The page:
NAPLES, FL — On January 11, 2004, 27-year-old Terrance Williams headed out to a party — and never came home.
The story of Williams’ disappearance — and his mother’s shocking discoveries as the family investigates and attempts to retrace his last steps — are documented in a new episode of Deadline: Crime With Tamron Hall on Investigation Discovery.
Williams’ roommate Jason Gonzalez said that Williams attended a party that evening at a coworker’s house.
Due to a DUI, Williams did not have a valid driver’s license, but Gonzalez said that Williams decided to drive his Cadillac anyway because he could not find another ride.This decision, as it turned out, would lead to devastating consequences for the father of four.
Williams had so much fun at the party that friends say that he hung out there until dawn, and finally left at around 6 A.M.
At first, Gonzalez assumed that Williams could have spent the night somewhere else. But when his roommate had not come home by January 13, Gonzalez emailed Williams’ mother Marcia.
Concerned, Marcia drove to her son’s workplace — and found out that he had not shown up, and even failed to pick up a paycheck.
The Williams family filed a missing-persons report with the Collier County Sheriff’s Department — and then began doing an investigation of their own.
On January 16, Williams’ aunt discovered that his car had been towed from the Naples Memorial Gardens Cemetery. According to the tow record, the tow was requested because Williams’ Cadillac was obstructing traffic. Marcia got affidavits from the cemetery employees describing what they had witnessed.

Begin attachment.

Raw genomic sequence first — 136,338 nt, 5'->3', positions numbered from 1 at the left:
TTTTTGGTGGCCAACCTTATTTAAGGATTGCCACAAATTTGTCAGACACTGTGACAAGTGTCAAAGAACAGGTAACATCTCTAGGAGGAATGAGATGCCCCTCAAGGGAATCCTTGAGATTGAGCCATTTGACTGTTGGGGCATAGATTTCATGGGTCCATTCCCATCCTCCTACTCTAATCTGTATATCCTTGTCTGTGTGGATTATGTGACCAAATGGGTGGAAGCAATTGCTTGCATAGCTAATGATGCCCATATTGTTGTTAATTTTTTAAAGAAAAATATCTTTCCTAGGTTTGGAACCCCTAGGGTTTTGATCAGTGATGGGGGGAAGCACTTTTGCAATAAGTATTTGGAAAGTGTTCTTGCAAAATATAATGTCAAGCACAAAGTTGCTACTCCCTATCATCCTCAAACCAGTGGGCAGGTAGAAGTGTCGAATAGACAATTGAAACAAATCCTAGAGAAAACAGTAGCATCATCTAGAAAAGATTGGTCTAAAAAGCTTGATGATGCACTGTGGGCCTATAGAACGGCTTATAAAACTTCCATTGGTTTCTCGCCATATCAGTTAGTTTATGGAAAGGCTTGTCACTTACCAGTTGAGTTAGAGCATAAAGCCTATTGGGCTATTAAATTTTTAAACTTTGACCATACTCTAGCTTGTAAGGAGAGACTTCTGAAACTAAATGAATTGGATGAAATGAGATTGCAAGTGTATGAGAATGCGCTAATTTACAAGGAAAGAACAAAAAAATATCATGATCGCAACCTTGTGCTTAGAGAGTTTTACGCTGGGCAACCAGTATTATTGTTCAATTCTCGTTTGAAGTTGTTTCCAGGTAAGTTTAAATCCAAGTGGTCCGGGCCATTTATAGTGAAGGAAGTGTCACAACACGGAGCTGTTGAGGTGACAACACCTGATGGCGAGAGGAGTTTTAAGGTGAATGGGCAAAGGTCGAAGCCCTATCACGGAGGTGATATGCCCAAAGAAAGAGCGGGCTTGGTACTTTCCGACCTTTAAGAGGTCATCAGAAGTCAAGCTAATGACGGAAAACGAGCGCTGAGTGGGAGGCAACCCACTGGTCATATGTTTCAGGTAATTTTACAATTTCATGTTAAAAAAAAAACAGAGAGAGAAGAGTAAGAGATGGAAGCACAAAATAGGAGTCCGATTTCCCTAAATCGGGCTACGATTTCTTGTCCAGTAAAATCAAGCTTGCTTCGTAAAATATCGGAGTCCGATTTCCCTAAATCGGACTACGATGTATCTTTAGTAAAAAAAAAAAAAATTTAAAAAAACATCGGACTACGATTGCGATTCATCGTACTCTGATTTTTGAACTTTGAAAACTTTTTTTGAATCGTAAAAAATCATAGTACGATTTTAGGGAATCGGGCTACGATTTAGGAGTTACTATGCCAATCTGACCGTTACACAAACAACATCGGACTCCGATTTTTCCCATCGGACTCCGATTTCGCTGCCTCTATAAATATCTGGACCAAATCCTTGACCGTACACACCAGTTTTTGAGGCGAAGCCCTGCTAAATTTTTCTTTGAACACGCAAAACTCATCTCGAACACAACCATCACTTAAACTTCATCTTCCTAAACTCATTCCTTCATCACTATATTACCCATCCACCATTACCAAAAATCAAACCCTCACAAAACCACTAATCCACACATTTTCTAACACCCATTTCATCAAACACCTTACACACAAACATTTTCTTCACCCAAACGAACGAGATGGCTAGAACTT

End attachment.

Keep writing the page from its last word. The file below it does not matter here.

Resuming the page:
They stated that they saw Williams with sheriff’s deputy Steve Calkins, who patted Williams down and put him in the back of the cruiser before driving off.
He also allegedly asked employees if they minded him leaving the Cadillac in the lot, and then came back to the cemetery between 15 minutes and an hour later and moved the Cadillac to the side of the road.The tow report was signed by Calkins — but when the family contacted the police with this information, they discovered that Calkins had not filed an incident report connected to the car.
In fact, when Calkins was contacted by a police dispatcher he claimed that he had not arrested anyone, and had no idea who Williams was.
A few days later, Calkins’ supervisors asked him to submit an incident report. The report stated that he came in contact with a young black man, but the encounter was so brief that he only knew his first name: Terrance.
The report stated that the car Williams was driving was “in distress,” at which time he followed him to the cemetery parking lot.
He claimed that Williams asked for a ride to a nearby Circle K because he was late for work and stated that after he dropped him off at the Circle K, Williams told him the registration for the car was in the vehicle’s glove compartment.
Calkins claimed that he returned to the Cadillac and, when he failed to find the paperwork, believed that he may have been duped. He went on to claim that he called the Circle K and asked to speak to Williams. The clerk then allegedly told him over the phone that Williams did not work there.
When she heard Calkins’ version of the story, Marcia said that she became convinced that the deputy had done something “really bad.”